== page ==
Effective interventions that target bullying behaviors in schools are designed to restructure the school climate so that it is positive and inclusive. These interventions underscore the complex ecology that foster and maintain a bullying climate suggested that by increasing awareness, understanding and acceptance among all students and teachers may decrease the risk of involvement in bullying for students in special education. Bullying prevention and intervention should be implemented for students, regardless of disability status and should emphasize the teaching of prosocial skills. Students in general education may participate in this process by serving as the prosocial role models for students with disabilities. Additionally, programming should be consistently implemented across general and special education, should occur in each grade, and should be part of the inclusive curriculum. Social and emotional learning initiatives can create a culture of inclusion for all individuals. A culture of respect, tolerance, and acceptance is our only hope for reducing bullying among all school-aged youth.

The Social Express® & Cool School™ Can Support Prosocial Behavior:

Addressing the challenges associated with bullying of and by students with disabilities will require a multi-tiered social-ecological approach. Schools must focus on increasing the tolerance and acceptance of students with disabilities by their peers and assisting those with disabilities in gaining the prosocial skills necessary to more effectively interact with peers. Social Express & Cool School™ can provide essential support for the necessary multi-tiered social-ecological approach.

Tier 1. Universal Instruction

The objective for universal instruction is focused on increasing the awareness, understanding, acceptance and compassion of all students, especially towards those who are “different,” including those who have disabilities. This instruction should also reinforce how students can reach out to be kind to others and step in to stop hurtful situations. The Social Express® and Cool School™ support effective universal instruction especially at the elementary school level.

Tier II. Individualized Targeted Supports.

Because students who have disabilities face greater social relationship challenges, it is recommended that schools proactively address this concern by providing social skills instruction in the Learning Center.

Students with social learning challenges require direct instruction, with each facet of every skill broken down into small pieces. The Social Express® addresses these areas of need by providing a highly interactive and visual presentation which allows for the generalization of skills outside of the teaching environment. Cool School™ utilizes the same individualized approach to address the specific challenges associated with those who are hurtful. For both of these programs, additional face-to-face role-playing activities can provide the opportunity for students to practice essential social skills in a protected environment.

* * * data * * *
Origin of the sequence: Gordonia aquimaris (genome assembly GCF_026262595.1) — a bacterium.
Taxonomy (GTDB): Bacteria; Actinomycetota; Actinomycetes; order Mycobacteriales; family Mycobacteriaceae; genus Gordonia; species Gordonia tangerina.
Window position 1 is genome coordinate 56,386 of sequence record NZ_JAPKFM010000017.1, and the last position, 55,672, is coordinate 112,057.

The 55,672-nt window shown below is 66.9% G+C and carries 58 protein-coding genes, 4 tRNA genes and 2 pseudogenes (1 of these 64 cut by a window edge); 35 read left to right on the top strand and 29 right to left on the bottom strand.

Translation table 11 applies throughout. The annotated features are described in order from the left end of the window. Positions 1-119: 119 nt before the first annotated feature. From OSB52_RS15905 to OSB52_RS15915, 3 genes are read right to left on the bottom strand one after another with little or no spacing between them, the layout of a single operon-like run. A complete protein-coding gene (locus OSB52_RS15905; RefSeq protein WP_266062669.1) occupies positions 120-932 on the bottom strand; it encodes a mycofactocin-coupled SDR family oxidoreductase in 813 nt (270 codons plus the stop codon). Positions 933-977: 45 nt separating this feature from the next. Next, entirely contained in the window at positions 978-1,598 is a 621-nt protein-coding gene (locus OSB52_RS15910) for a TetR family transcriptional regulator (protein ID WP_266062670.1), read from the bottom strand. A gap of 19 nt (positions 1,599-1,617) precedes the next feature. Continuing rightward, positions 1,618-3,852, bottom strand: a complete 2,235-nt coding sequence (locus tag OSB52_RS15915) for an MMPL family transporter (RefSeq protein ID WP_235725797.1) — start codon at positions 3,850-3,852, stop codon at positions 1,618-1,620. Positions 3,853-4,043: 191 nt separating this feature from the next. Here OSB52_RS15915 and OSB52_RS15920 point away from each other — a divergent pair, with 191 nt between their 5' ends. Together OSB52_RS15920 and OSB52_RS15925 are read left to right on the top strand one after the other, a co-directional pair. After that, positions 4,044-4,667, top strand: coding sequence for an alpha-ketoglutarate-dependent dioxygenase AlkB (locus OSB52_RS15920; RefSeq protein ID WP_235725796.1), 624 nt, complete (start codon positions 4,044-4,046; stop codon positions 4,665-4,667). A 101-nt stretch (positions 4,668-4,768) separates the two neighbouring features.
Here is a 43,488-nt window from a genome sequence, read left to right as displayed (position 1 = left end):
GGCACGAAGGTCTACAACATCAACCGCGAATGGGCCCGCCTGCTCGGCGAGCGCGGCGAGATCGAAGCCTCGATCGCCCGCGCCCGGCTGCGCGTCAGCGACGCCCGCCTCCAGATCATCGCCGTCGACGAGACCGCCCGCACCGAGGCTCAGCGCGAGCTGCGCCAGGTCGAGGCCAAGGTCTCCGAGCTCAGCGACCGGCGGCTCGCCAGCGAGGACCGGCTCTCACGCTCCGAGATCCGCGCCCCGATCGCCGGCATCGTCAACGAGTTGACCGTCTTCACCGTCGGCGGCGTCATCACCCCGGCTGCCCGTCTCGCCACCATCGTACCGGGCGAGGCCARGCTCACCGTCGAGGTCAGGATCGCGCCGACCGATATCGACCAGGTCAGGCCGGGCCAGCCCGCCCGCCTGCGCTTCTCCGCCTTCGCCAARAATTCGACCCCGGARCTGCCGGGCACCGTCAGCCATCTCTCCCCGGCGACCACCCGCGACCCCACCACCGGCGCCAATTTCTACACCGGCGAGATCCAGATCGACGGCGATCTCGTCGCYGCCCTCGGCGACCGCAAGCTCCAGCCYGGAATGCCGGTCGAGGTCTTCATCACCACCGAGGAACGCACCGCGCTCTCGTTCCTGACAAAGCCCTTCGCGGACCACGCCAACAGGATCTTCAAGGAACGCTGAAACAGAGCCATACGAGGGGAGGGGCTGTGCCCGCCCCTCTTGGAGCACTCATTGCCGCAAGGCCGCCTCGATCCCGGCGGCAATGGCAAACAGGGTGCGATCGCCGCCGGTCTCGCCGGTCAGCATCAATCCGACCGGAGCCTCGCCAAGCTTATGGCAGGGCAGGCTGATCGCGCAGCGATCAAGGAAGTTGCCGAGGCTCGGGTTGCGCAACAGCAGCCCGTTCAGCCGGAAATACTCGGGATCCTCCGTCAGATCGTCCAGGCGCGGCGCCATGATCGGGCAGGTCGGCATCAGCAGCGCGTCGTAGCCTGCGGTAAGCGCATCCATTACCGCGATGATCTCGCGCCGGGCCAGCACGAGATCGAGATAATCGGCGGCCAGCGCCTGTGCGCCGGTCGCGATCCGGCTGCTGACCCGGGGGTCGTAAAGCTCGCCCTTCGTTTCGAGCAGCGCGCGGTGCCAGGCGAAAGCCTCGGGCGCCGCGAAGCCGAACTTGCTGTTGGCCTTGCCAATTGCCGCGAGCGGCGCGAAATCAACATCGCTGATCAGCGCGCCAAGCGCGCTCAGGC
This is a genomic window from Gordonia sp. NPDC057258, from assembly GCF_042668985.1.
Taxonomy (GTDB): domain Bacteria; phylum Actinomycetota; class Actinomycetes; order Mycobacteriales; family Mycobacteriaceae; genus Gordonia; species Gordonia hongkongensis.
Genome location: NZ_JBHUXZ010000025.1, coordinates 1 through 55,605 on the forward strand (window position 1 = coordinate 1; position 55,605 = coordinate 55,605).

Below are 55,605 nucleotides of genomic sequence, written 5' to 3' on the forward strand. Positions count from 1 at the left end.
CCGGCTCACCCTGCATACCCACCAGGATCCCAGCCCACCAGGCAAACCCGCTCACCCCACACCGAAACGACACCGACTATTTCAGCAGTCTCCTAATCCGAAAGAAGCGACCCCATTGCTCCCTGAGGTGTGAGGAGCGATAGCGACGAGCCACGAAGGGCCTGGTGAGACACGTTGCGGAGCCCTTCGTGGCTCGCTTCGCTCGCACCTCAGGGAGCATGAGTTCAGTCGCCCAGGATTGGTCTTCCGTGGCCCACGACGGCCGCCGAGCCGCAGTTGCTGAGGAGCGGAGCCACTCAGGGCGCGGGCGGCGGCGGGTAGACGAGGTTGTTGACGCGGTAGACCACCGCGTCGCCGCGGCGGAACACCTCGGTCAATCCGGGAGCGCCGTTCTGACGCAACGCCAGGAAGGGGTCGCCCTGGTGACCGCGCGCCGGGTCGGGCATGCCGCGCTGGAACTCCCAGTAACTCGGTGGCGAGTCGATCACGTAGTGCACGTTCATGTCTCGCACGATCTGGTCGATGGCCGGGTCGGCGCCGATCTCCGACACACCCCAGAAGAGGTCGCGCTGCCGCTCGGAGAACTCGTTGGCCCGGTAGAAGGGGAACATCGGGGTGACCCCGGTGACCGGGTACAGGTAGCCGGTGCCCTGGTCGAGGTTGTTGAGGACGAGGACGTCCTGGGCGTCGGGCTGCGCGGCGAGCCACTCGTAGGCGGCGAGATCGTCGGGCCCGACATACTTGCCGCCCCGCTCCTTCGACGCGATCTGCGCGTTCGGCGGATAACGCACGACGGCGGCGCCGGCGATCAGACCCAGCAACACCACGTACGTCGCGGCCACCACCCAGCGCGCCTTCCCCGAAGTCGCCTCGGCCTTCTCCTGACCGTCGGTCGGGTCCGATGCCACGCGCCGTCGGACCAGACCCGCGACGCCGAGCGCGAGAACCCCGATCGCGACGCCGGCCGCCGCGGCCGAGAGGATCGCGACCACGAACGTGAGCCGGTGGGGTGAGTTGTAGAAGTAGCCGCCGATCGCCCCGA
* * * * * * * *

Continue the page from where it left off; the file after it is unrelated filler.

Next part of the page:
Intensive Interventions:

The Social Express® and Cool School™ can also be incorporated into the more comprehensive intensive interventions required by the minority of students who face even greater social relationship and behavioral challenges.


[i] Section 504 of the Rehabilitation Act of 1973. 29 U.S.C § 79; The Americans with Disabilities Act of 1990. 42 U.S.C. §§ 12131-12134; and Individuals with Disabilities Act. 20 U.S.C. § 1400 et seq.

[ii] U.S. Department of Education, Office of Special Education and Rehabilitation Services (August 20, 2013) Dear Colleague Letter Keeping Students with Disabilities Safe from Bullying.

[iii] U.S. Department of Education Office for Civil Rights, (2014) Dear Colleague Letter on bullying of students under Section 504.

[iv] Zeno v. Pine Plains Central School District, 702 F3d 655 (2d Cir. 2012).

[v] Rose, C. A., Swearer, S. M., & Espelage, D. L. (2012). Bullying and students with disabilities: The untold narrative. Focus on Exceptional Children, 45(2), 1–10.

[vi] Rose, C. A., Espelage, D. L., & Monda-Amaya, L. E. (2009). Bullying and victimization rates among students in general and special education: A comparative analysis. Educational Psychology, 29, 761–776,

[vii] Rose, C. A. (2011). Bullying among students with disabilities: Impact and implications. In D. L. Espelage, & S. M. Swearer (Eds.), Bullying in North American schools (pp. 34–44). (2nd ed.). New York, NY: Routledge.

[viii] Rose, C. A., Espelage, D. L., & Monda-Amaya, L. E. (2009). Bullying and victimization rates among students in general and special education: A comparative analysis. Educational Psychology, 29, 761–776,

[ix] Swearer, S. M., Wang, C., Maag, J. W., Siebecker,A. B., & Frerichs, L. J. (2012). Understanding the bullying dynamic among students in special and general education. Journal of School Psychology, 50, 503–520.